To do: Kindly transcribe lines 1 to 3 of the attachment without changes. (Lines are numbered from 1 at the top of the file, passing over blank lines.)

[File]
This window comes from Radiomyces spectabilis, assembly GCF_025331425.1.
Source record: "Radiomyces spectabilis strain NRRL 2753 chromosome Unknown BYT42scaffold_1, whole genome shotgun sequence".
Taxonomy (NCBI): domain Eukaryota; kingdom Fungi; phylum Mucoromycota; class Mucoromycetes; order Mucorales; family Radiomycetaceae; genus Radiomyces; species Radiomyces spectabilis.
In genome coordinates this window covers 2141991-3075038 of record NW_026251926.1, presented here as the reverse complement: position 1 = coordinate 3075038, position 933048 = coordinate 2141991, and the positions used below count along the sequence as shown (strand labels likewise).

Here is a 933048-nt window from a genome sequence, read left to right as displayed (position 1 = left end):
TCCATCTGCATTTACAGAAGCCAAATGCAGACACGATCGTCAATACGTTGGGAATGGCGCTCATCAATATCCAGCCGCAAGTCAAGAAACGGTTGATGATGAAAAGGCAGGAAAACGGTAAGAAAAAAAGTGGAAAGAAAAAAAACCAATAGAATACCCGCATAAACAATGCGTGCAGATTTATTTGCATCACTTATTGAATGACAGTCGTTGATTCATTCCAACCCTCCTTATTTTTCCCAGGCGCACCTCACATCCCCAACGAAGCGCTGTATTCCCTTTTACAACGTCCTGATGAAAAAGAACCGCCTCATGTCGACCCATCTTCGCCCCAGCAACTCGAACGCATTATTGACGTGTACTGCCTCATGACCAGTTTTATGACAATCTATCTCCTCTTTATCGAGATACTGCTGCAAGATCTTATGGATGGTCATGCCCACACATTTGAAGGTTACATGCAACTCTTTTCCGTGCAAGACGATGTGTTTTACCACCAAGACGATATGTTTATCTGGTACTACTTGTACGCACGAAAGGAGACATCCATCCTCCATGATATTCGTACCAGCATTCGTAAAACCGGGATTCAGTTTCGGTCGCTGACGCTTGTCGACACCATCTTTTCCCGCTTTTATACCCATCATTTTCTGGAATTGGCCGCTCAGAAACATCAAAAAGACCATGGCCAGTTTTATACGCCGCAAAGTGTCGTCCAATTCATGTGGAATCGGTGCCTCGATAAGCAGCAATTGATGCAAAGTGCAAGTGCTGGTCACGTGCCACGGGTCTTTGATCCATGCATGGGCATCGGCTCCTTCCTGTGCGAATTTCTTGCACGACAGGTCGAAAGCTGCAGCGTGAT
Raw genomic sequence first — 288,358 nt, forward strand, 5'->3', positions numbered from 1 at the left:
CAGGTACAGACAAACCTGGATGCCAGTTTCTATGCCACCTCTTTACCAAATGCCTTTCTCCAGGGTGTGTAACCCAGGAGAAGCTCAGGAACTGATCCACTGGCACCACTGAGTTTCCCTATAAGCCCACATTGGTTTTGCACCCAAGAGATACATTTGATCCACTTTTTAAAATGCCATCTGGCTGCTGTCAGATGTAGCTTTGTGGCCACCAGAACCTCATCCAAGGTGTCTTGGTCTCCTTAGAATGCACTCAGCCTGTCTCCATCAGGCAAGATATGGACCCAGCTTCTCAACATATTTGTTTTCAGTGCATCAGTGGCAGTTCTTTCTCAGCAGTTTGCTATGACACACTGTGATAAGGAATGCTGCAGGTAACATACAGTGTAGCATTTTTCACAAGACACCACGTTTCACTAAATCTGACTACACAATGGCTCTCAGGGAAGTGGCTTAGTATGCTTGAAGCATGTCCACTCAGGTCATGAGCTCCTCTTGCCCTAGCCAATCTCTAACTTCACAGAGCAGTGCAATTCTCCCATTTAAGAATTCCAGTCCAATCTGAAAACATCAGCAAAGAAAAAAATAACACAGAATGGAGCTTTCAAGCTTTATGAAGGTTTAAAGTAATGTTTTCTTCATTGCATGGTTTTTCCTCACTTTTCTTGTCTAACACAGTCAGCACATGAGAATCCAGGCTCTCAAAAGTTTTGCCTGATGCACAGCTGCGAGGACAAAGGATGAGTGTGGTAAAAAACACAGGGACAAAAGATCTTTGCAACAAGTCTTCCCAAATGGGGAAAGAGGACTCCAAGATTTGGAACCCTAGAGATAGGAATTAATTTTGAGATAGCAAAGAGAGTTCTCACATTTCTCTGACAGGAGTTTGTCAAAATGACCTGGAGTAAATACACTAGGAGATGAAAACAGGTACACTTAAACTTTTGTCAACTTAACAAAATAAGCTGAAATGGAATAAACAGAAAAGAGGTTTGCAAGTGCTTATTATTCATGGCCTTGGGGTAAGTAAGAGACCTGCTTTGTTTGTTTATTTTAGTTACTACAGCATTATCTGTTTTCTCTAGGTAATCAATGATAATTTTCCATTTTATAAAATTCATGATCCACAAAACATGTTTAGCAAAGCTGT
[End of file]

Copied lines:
This window comes from Radiomyces spectabilis, assembly GCF_025331425.1.
Source record: "Radiomyces spectabilis strain NRRL 2753 chromosome Unknown BYT42scaffold_1, whole genome shotgun sequence".
Taxonomy (NCBI): domain Eukaryota; kingdom Fungi; phylum Mucoromycota; class Mucoromycetes; order Mucorales; family Radiomycetaceae; genus Radiomyces; species Radiomyces spectabilis.